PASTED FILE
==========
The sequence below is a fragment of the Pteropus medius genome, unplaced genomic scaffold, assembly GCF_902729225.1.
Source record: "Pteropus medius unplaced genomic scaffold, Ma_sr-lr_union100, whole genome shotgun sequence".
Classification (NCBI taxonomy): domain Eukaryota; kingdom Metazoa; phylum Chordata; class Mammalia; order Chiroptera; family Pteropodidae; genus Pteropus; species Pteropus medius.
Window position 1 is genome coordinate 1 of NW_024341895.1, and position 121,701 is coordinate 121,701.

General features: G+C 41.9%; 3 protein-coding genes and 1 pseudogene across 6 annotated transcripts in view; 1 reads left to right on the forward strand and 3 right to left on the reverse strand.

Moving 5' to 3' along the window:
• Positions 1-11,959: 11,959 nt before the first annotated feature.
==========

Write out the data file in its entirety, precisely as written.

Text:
The sequence below is a fragment of the Pteropus medius genome, unplaced genomic scaffold, assembly GCF_902729225.1.
Source record: "Pteropus medius unplaced genomic scaffold, Ma_sr-lr_union100, whole genome shotgun sequence".
Classification (NCBI taxonomy): domain Eukaryota; kingdom Metazoa; phylum Chordata; class Mammalia; order Chiroptera; family Pteropodidae; genus Pteropus; species Pteropus medius.
Window position 1 is genome coordinate 1 of NW_024341895.1, and position 121,701 is coordinate 121,701.

General features: G+C 41.9%; 3 protein-coding genes and 1 pseudogene across 6 annotated transcripts in view; 1 reads left to right on the forward strand and 3 right to left on the reverse strand.

Moving 5' to 3' along the window:
• Positions 1-11,959: 11,959 nt before the first annotated feature.